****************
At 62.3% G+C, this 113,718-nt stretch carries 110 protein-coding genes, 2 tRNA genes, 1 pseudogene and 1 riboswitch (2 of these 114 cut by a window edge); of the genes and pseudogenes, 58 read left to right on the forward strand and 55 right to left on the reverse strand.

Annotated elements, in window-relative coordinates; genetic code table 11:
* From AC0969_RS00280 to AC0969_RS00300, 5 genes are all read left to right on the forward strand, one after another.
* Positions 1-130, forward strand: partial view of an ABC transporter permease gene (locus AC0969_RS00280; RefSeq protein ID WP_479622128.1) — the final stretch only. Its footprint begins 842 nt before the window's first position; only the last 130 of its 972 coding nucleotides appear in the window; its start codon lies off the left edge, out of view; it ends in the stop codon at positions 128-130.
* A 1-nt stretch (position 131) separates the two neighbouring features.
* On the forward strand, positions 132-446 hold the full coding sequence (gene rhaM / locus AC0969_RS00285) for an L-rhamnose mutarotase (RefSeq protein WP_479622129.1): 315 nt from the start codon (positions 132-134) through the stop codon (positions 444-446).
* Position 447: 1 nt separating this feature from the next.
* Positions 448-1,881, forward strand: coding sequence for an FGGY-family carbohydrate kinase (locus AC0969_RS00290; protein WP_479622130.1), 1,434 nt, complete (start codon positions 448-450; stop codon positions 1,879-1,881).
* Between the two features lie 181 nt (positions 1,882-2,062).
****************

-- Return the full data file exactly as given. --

At 62.3% G+C, this 113,718-nt stretch carries 110 protein-coding genes, 2 tRNA genes, 1 pseudogene and 1 riboswitch (2 of these 114 cut by a window edge); of the genes and pseudogenes, 58 read left to right on the forward strand and 55 right to left on the reverse strand.

Annotated elements, in window-relative coordinates; genetic code table 11:
* From AC0969_RS00280 to AC0969_RS00300, 5 genes are all read left to right on the forward strand, one after another.
* Positions 1-130, forward strand: partial view of an ABC transporter permease gene (locus AC0969_RS00280; RefSeq protein ID WP_479622128.1) — the final stretch only. Its footprint begins 842 nt before the window's first position; only the last 130 of its 972 coding nucleotides appear in the window; its start codon lies off the left edge, out of view; it ends in the stop codon at positions 128-130.
* A 1-nt stretch (position 131) separates the two neighbouring features.
* On the forward strand, positions 132-446 hold the full coding sequence (gene rhaM / locus AC0969_RS00285) for an L-rhamnose mutarotase (RefSeq protein WP_479622129.1): 315 nt from the start codon (positions 132-134) through the stop codon (positions 444-446).
* Position 447: 1 nt separating this feature from the next.
* Positions 448-1,881, forward strand: coding sequence for an FGGY-family carbohydrate kinase (locus AC0969_RS00290; protein WP_479622130.1), 1,434 nt, complete (start codon positions 448-450; stop codon positions 1,879-1,881).
* Between the two features lie 181 nt (positions 1,882-2,062).